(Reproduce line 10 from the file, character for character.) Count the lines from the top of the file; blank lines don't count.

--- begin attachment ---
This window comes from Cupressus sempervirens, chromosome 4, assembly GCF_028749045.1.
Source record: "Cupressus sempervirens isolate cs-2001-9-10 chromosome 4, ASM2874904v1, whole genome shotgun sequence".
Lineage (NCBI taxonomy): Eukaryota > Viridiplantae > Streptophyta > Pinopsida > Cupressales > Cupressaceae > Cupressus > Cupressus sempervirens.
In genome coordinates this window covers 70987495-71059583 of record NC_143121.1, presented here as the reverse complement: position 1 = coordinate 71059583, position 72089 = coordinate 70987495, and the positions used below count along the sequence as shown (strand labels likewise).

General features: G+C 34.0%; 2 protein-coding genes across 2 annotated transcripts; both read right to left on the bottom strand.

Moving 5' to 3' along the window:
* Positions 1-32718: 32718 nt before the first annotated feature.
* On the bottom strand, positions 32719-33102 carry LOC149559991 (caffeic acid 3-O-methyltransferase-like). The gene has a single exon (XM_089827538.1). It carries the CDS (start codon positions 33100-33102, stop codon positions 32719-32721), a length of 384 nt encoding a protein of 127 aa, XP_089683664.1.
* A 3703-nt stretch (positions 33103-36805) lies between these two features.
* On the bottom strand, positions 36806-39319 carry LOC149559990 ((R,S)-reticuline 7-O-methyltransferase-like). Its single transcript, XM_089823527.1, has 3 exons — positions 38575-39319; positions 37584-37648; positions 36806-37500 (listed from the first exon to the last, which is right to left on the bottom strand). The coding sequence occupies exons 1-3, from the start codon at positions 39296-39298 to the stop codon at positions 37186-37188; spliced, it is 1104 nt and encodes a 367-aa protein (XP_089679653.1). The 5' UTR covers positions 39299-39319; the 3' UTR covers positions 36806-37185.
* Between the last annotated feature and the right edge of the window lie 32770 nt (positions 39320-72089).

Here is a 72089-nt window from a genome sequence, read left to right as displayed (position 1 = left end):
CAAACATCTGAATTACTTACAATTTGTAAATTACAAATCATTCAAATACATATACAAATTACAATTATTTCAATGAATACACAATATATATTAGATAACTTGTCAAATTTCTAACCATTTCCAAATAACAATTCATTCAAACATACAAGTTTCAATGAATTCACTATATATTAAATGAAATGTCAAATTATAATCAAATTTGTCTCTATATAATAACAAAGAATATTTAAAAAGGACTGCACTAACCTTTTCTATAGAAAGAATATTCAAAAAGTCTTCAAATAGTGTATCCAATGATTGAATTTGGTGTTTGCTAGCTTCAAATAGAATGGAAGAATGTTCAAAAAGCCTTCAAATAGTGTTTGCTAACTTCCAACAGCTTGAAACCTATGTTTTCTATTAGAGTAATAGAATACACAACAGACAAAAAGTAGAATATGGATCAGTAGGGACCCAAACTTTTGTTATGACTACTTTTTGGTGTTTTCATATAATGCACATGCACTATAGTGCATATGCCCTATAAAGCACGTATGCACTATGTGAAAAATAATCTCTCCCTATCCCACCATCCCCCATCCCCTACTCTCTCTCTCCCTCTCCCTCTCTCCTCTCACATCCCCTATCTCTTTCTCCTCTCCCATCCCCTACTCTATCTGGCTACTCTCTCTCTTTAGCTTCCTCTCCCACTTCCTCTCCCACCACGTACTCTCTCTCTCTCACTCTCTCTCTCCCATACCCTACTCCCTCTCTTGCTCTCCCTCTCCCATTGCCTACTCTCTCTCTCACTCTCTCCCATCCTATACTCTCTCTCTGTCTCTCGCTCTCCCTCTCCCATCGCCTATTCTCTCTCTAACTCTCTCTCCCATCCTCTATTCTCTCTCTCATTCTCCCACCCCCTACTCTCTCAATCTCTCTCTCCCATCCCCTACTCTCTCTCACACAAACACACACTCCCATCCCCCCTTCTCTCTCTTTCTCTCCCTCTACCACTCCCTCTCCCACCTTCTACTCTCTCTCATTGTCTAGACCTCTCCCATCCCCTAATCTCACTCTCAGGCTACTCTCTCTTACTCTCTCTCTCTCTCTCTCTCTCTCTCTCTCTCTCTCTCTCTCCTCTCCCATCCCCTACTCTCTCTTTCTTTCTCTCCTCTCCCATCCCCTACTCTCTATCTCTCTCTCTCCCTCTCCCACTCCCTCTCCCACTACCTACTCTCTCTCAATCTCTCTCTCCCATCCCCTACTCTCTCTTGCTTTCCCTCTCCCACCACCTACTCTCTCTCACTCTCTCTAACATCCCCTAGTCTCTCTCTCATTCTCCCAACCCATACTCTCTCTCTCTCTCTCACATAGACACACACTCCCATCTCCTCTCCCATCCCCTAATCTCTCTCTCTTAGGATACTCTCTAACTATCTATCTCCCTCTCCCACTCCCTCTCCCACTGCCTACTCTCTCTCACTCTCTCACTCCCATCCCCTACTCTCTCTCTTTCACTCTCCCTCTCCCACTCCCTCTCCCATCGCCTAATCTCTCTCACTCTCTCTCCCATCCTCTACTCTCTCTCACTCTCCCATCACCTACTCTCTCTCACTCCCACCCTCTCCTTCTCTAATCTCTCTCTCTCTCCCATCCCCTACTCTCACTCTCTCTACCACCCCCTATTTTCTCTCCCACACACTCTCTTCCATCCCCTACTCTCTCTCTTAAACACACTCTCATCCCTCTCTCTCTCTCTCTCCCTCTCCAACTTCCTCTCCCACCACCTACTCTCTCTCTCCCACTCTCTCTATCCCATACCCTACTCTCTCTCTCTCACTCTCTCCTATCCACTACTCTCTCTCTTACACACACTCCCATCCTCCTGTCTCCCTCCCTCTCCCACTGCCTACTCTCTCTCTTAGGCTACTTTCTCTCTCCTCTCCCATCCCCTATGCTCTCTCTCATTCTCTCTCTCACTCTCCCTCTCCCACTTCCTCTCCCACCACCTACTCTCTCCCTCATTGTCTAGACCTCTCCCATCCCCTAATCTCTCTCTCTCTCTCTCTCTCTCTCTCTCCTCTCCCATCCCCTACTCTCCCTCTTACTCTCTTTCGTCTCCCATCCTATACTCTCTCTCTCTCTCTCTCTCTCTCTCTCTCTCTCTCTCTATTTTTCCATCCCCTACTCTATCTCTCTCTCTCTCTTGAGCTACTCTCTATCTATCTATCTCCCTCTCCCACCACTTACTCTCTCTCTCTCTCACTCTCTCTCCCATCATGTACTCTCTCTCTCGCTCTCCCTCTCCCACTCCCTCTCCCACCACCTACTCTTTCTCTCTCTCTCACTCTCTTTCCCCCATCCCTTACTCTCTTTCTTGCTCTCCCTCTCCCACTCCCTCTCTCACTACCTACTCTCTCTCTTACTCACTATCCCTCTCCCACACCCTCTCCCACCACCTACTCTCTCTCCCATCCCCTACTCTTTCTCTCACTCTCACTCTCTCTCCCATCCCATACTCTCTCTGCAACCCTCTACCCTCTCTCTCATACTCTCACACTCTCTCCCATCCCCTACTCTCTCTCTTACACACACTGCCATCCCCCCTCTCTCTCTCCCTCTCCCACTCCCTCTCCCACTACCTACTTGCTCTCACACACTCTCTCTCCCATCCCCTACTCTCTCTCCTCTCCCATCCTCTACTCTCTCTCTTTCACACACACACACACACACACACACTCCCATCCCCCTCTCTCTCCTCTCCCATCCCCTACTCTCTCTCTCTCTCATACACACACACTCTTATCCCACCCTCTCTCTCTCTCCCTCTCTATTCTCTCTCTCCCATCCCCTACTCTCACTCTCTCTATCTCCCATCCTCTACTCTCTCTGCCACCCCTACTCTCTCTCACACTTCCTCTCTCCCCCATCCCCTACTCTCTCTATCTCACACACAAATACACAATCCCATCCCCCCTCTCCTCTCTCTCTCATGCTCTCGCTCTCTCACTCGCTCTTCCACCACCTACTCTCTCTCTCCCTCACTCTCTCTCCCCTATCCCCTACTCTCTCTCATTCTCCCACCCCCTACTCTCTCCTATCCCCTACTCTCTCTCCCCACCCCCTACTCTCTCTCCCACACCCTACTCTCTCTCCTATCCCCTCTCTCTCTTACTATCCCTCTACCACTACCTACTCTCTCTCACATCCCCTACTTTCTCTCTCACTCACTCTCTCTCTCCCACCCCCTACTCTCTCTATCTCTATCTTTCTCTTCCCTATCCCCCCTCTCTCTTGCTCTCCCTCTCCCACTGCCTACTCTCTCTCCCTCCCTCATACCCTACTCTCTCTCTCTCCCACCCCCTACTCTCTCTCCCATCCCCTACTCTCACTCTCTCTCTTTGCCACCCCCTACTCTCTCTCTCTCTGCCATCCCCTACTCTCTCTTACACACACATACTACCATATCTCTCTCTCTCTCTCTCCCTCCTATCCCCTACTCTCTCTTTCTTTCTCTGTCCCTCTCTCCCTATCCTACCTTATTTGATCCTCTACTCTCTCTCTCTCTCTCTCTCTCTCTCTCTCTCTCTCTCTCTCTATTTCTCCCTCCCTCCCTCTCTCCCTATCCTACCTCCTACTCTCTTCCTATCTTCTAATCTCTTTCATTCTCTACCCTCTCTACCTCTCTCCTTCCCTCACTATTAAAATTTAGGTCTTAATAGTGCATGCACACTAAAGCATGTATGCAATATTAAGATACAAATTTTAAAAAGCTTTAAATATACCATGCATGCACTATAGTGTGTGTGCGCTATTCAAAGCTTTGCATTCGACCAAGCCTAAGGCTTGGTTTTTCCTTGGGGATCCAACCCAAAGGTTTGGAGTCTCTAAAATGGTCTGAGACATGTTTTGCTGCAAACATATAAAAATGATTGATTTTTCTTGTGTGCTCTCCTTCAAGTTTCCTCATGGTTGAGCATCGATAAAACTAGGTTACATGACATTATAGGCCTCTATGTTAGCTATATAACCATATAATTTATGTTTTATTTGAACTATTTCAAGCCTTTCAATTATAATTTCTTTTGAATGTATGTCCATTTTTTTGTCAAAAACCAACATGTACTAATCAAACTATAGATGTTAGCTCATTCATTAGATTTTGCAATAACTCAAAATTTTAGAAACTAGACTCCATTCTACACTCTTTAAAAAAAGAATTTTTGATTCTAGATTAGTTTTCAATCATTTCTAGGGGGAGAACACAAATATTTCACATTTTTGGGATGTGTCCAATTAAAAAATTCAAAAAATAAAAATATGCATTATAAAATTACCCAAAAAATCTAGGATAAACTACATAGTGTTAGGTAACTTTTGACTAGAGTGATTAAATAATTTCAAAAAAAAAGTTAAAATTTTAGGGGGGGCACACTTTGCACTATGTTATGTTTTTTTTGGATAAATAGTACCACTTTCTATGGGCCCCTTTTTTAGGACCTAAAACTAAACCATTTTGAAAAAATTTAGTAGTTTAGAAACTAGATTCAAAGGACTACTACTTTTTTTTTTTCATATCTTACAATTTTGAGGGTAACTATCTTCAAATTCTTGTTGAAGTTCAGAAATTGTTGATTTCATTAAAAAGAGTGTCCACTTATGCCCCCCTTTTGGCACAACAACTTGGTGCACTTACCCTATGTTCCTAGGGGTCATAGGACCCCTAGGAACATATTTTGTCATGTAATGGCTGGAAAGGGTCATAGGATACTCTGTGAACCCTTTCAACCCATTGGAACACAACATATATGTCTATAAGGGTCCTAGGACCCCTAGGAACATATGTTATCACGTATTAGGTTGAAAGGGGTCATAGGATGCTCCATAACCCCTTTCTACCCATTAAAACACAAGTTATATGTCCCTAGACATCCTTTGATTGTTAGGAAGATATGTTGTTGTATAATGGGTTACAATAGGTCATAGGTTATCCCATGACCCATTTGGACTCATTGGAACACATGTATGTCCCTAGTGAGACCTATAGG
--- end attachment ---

* On the bottom strand, positions 36806-39319 carry LOC149559990 ((R,S)-reticuline 7-O-methyltransferase-like). Its single transcript, XM_089823527.1, has 3 exons — positions 38575-39319; positions 37584-37648; positions 36806-37500 (listed from the first exon to the last, which is right to left on the bottom strand). The coding sequence occupies exons 1-3, from the start codon at positions 39296-39298 to the stop codon at positions 37186-37188; spliced, it is 1104 nt and encodes a 367-aa protein (XP_089679653.1). The 5' UTR covers positions 39299-39319; the 3' UTR covers positions 36806-37185.